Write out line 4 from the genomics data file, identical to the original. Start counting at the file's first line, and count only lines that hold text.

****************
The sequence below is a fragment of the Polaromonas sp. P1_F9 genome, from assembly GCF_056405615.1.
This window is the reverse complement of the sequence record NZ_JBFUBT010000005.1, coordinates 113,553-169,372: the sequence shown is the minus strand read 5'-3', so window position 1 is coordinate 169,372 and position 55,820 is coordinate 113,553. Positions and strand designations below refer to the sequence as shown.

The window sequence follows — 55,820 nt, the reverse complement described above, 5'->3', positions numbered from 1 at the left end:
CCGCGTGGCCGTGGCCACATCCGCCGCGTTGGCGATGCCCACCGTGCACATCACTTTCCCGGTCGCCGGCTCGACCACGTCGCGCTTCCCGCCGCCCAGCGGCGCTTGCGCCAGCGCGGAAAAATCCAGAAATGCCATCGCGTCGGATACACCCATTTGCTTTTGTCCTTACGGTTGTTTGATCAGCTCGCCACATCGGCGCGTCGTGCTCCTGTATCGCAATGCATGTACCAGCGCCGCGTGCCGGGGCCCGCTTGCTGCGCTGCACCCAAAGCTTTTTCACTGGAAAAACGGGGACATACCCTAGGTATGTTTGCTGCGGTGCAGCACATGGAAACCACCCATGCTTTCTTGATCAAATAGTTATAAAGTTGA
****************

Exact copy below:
CCGCGTGGCCGTGGCCACATCCGCCGCGTTGGCGATGCCCACCGTGCACATCACTTTCCCGGTCGCCGGCTCGACCACGTCGCGCTTCCCGCCGCCCAGCGGCGCTTGCGCCAGCGCGGAAAAATCCAGAAATGCCATCGCGTCGGATACACCCATTTGCTTTTGTCCTTACGGTTGTTTGATCAGCTCGCCACATCGGCGCGTCGTGCTCCTGTATCGCAATGCATGTACCAGCGCCGCGTGCCGGGGCCCGCTTGCTGCGCTGCACCCAAAGCTTTTTCACTGGAAAAACGGGGACATACCCTAGGTATGTTTGCTGCGGTGCAGCACATGGAAACCACCCATGCTTTCTTGATCAAATAGTTATAAAGTTGA